The Pixilated Podcast

5 Budget Friendly Alternatives to a Wedding Photographer

July 28, 2020 Patrick Rife | Alex McGlynn Season 1 Episode 37
The Pixilated Podcast
5 Budget Friendly Alternatives to a Wedding Photographer
Show Notes Transcript

Welcome to another episode of the Pixilated Podcast. I’m Patrick Rife and I’m Alex McGlynn and today we’re going to talk about some budget-friendly alternatives to the traditional wedding photographer.

1. Crowdsource photos (w/ PixiWeb :))
2. Hire a student photographer
3. Hire someone who is transitioning from a different photo career
4. Hire an amateur photographers
5. Give every table a few polaroid cameras
So, that is it for today before we go don’t forget to rate, review, and subscribe it helps us grow and we will see you soon.

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Ladies and gentlemen, welcome to another episode of The Pixilated Podcast. I'm Patrick Rife.

I'm Alex McGlynn,

and today we're going to talk about five alternatives to sourcing photos for your wedding or event.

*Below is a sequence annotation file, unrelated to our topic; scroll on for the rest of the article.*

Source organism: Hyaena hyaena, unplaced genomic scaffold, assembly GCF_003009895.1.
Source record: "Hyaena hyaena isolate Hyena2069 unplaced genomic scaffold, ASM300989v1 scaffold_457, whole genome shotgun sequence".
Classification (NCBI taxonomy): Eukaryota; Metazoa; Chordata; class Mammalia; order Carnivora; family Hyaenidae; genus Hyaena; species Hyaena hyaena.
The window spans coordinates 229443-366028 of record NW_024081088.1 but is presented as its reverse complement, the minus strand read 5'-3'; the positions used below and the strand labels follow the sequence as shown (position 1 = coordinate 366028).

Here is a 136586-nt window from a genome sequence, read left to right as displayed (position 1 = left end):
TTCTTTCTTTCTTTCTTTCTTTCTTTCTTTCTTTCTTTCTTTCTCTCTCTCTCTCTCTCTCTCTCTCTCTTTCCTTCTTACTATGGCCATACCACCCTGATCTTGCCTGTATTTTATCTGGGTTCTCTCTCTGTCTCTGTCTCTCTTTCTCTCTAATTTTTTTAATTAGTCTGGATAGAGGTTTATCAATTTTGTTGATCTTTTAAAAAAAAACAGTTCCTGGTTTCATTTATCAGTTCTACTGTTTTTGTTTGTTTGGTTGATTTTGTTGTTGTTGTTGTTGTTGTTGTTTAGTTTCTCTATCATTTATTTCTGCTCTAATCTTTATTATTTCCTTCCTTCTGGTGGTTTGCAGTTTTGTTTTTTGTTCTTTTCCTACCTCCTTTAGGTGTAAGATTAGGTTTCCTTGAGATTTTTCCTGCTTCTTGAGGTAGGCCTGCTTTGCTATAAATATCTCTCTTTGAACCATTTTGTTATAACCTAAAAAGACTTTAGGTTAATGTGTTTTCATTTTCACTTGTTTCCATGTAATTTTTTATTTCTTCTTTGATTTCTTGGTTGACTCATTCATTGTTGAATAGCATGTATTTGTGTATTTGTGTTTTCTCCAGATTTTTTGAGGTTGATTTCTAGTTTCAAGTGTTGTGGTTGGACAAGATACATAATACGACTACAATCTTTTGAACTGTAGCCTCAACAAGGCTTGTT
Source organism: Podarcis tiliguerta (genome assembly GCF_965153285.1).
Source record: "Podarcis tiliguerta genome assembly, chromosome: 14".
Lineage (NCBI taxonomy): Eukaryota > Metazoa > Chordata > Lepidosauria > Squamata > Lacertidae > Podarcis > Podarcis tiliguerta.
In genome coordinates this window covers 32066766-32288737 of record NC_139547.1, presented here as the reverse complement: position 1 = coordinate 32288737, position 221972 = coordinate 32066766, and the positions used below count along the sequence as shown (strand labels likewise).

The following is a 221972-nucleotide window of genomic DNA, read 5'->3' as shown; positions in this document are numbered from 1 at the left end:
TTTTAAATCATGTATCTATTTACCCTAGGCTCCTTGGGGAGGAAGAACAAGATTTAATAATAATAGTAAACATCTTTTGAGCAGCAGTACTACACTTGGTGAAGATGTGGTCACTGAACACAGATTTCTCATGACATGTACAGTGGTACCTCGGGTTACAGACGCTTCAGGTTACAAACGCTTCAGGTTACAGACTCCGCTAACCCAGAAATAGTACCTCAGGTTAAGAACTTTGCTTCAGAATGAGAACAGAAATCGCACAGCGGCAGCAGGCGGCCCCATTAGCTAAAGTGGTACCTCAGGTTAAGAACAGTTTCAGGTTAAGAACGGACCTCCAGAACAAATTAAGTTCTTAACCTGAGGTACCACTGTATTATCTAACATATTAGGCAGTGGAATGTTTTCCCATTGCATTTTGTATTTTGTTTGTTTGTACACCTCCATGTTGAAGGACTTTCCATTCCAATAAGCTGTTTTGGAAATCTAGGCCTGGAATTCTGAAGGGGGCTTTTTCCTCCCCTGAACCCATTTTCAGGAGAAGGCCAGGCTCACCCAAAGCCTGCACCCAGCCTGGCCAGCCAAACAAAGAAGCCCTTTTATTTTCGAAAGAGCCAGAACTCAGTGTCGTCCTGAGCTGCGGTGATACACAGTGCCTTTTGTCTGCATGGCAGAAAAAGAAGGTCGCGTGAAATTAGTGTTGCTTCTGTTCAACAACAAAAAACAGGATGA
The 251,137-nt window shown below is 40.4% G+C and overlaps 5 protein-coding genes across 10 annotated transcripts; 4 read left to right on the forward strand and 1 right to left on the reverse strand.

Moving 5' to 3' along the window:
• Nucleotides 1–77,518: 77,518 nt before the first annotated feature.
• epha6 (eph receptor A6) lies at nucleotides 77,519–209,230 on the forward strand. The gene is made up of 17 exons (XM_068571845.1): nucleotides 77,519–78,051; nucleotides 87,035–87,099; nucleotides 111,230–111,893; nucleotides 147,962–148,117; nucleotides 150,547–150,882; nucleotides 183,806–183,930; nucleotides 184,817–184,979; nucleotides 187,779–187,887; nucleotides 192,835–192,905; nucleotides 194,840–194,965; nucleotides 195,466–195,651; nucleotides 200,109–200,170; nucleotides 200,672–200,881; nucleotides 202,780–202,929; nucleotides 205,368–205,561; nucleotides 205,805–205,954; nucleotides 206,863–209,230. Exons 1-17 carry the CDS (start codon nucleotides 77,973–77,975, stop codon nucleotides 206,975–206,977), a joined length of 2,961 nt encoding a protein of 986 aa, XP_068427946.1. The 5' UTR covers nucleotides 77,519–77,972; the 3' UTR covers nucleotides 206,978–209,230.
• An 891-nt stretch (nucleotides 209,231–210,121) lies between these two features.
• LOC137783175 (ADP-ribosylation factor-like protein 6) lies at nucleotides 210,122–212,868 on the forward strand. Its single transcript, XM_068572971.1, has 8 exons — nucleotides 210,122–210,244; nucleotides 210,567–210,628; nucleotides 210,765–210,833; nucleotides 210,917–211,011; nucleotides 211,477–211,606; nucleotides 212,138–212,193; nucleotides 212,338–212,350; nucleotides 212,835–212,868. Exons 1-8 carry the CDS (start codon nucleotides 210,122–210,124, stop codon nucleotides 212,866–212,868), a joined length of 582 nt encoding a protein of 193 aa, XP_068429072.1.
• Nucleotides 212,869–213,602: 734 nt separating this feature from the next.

Yeah, so again, quick disclaimer, there is not a lot that can replace a professional wedding photographer. But professional wedding photographers are expensive. And if you're hosting an event or a wedding or whatever, on a budget, there are some great alternatives out there. And I know this is specifically for wedding photographers, but this can be true for any event, whether you're doing a gala, or a fundraiser or your wedding. So to kick it off, crowdsource the photos. So obviously, we have a tool called PixiWeb that allows people to take photos with their camera with their device at all loads to a shared event gallery, but you obviously can also just have people use hashtags or send them to a shared photo folder, there's a lot of other ways to do it that are potentially more cost effective. Although our product is super cheap. Check it out. So crowdsourcing these photos is a great way. I mean, everyone's gonna be taking pictures, everyone has really high quality cameras in their pockets. Now. I mean, the new cameras that come with iPhones and Android phones are unbelievable. So take advantage of that encourage people to take pictures, create some cool moments throughout the event where they can, you know, snap a picture, create your own backdrop, create your own mural, your own photo wall, there's a whole different whole bevy of things that you can do to encourage people to take their own photos, whether it be selfies or photos of other people. And I've seen people hand out selfie sticks at events, I think it's a brilliant idea. Again, easy way to get a bunch of pictures taken and then just give everyone one location to send the photos to usually people are very willing to share their photos they've taken. So you just have to give them an easy way to do it.